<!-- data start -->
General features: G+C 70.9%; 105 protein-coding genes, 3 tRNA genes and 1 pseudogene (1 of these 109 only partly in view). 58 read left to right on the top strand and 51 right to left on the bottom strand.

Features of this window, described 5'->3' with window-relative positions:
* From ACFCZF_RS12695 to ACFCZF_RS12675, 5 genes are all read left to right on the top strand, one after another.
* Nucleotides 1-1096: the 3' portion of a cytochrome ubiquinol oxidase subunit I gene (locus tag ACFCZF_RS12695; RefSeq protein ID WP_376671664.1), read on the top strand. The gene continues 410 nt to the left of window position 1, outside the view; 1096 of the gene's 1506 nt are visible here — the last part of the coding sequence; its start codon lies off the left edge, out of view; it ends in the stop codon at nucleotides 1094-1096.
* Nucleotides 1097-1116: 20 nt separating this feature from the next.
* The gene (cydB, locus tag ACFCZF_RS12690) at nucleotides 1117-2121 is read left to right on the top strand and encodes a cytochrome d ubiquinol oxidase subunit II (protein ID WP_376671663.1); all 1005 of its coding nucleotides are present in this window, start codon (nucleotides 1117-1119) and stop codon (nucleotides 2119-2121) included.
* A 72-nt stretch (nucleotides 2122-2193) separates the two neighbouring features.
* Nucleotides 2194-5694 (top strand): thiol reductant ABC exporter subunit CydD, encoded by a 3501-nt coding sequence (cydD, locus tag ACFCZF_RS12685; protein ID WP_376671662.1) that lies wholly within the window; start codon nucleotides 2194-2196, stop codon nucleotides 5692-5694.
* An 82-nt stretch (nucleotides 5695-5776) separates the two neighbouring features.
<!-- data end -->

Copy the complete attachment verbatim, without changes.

General features: G+C 70.9%; 105 protein-coding genes, 3 tRNA genes and 1 pseudogene (1 of these 109 only partly in view). 58 read left to right on the top strand and 51 right to left on the bottom strand.

Features of this window, described 5'->3' with window-relative positions:
* From ACFCZF_RS12695 to ACFCZF_RS12675, 5 genes are all read left to right on the top strand, one after another.
* Nucleotides 1-1096: the 3' portion of a cytochrome ubiquinol oxidase subunit I gene (locus tag ACFCZF_RS12695; RefSeq protein ID WP_376671664.1), read on the top strand. The gene continues 410 nt to the left of window position 1, outside the view; 1096 of the gene's 1506 nt are visible here — the last part of the coding sequence; its start codon lies off the left edge, out of view; it ends in the stop codon at nucleotides 1094-1096.
* Nucleotides 1097-1116: 20 nt separating this feature from the next.
* The gene (cydB, locus tag ACFCZF_RS12690) at nucleotides 1117-2121 is read left to right on the top strand and encodes a cytochrome d ubiquinol oxidase subunit II (protein ID WP_376671663.1); all 1005 of its coding nucleotides are present in this window, start codon (nucleotides 1117-1119) and stop codon (nucleotides 2119-2121) included.
* A 72-nt stretch (nucleotides 2122-2193) separates the two neighbouring features.
* Nucleotides 2194-5694 (top strand): thiol reductant ABC exporter subunit CydD, encoded by a 3501-nt coding sequence (cydD, locus tag ACFCZF_RS12685; protein ID WP_376671662.1) that lies wholly within the window; start codon nucleotides 2194-2196, stop codon nucleotides 5692-5694.
* An 82-nt stretch (nucleotides 5695-5776) separates the two neighbouring features.